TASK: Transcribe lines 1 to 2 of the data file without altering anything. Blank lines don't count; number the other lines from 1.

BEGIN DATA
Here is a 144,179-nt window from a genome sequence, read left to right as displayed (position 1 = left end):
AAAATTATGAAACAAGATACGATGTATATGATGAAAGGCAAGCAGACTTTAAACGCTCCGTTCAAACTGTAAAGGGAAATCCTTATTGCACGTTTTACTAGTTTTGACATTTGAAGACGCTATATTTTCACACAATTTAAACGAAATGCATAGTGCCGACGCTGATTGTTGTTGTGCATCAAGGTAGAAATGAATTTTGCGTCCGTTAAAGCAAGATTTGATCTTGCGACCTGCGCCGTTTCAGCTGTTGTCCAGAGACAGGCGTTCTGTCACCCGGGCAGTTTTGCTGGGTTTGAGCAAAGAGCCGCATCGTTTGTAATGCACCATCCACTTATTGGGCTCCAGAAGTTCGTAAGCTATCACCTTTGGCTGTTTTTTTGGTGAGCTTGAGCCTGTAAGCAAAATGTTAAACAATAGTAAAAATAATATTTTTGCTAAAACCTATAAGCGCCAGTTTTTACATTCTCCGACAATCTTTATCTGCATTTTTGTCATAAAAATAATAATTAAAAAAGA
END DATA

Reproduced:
Here is a 144,179-nt window from a genome sequence, read left to right as displayed (position 1 = left end):
AAAATTATGAAACAAGATACGATGTATATGATGAAAGGCAAGCAGACTTTAAACGCTCCGTTCAAACTGTAAAGGGAAATCCTTATTGCACGTTTTACTAGTTTTGACATTTGAAGACGCTATATTTTCACACAATTTAAACGAAATGCATAGTGCCGACGCTGATTGTTGTTGTGCATCAAGGTAGAAATGAATTTTGCGTCCGTTAAAGCAAGATTTGATCTTGCGACCTGCGCCGTTTCAGCTGTTGTCCAGAGACAGGCGTTCTGTCACCCGGGCAGTTTTGCTGGGTTTGAGCAAAGAGCCGCATCGTTTGTAATGCACCATCCACTTATTGGGCTCCAGAAGTTCGTAAGCTATCACCTTTGGCTGTTTTTTTGGTGAGCTTGAGCCTGTAAGCAAAATGTTAAACAATAGTAAAAATAATATTTTTGCTAAAACCTATAAGCGCCAGTTTTTACATTCTCCGACAATCTTTATCTGCATTTTTGTCATAAAAATAATAATTAAAAAAGA